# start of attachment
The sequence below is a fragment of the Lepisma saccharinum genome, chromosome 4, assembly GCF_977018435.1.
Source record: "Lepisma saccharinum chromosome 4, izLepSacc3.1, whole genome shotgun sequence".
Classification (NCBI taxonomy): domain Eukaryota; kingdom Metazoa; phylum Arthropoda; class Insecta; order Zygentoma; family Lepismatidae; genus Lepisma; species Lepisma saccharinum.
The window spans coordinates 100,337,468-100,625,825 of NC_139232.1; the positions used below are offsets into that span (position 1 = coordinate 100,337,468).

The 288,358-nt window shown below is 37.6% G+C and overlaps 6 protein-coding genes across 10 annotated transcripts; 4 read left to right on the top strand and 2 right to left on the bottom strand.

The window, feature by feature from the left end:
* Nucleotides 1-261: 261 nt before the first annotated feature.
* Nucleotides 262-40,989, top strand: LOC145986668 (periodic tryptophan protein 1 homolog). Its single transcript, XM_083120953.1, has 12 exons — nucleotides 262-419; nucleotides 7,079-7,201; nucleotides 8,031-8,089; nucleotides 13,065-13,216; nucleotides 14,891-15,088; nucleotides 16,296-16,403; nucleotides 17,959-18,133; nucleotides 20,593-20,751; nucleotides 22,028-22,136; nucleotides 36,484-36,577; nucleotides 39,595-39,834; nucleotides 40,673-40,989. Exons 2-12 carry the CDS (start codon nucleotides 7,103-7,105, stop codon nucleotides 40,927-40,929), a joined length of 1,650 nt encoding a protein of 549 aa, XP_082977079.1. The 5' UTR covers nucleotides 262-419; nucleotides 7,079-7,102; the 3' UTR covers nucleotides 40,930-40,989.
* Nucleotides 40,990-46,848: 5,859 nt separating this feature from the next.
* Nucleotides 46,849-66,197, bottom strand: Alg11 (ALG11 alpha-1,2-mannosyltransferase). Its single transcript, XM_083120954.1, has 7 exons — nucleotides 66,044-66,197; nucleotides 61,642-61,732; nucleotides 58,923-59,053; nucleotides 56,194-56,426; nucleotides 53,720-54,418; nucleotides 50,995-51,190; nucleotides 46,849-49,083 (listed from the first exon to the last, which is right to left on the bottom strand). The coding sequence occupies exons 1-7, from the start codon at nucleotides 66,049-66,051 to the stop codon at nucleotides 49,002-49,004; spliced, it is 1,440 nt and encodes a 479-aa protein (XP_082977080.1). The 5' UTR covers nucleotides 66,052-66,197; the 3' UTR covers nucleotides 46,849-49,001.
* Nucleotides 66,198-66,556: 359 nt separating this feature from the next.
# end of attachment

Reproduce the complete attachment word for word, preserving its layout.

The sequence below is a fragment of the Lepisma saccharinum genome, chromosome 4, assembly GCF_977018435.1.
Source record: "Lepisma saccharinum chromosome 4, izLepSacc3.1, whole genome shotgun sequence".
Classification (NCBI taxonomy): domain Eukaryota; kingdom Metazoa; phylum Arthropoda; class Insecta; order Zygentoma; family Lepismatidae; genus Lepisma; species Lepisma saccharinum.
The window spans coordinates 100,337,468-100,625,825 of NC_139232.1; the positions used below are offsets into that span (position 1 = coordinate 100,337,468).

The 288,358-nt window shown below is 37.6% G+C and overlaps 6 protein-coding genes across 10 annotated transcripts; 4 read left to right on the top strand and 2 right to left on the bottom strand.

The window, feature by feature from the left end:
* Nucleotides 1-261: 261 nt before the first annotated feature.
* Nucleotides 262-40,989, top strand: LOC145986668 (periodic tryptophan protein 1 homolog). Its single transcript, XM_083120953.1, has 12 exons — nucleotides 262-419; nucleotides 7,079-7,201; nucleotides 8,031-8,089; nucleotides 13,065-13,216; nucleotides 14,891-15,088; nucleotides 16,296-16,403; nucleotides 17,959-18,133; nucleotides 20,593-20,751; nucleotides 22,028-22,136; nucleotides 36,484-36,577; nucleotides 39,595-39,834; nucleotides 40,673-40,989. Exons 2-12 carry the CDS (start codon nucleotides 7,103-7,105, stop codon nucleotides 40,927-40,929), a joined length of 1,650 nt encoding a protein of 549 aa, XP_082977079.1. The 5' UTR covers nucleotides 262-419; nucleotides 7,079-7,102; the 3' UTR covers nucleotides 40,930-40,989.
* Nucleotides 40,990-46,848: 5,859 nt separating this feature from the next.
* Nucleotides 46,849-66,197, bottom strand: Alg11 (ALG11 alpha-1,2-mannosyltransferase). Its single transcript, XM_083120954.1, has 7 exons — nucleotides 66,044-66,197; nucleotides 61,642-61,732; nucleotides 58,923-59,053; nucleotides 56,194-56,426; nucleotides 53,720-54,418; nucleotides 50,995-51,190; nucleotides 46,849-49,083 (listed from the first exon to the last, which is right to left on the bottom strand). The coding sequence occupies exons 1-7, from the start codon at nucleotides 66,049-66,051 to the stop codon at nucleotides 49,002-49,004; spliced, it is 1,440 nt and encodes a 479-aa protein (XP_082977080.1). The 5' UTR covers nucleotides 66,052-66,197; the 3' UTR covers nucleotides 46,849-49,001.
* Nucleotides 66,198-66,556: 359 nt separating this feature from the next.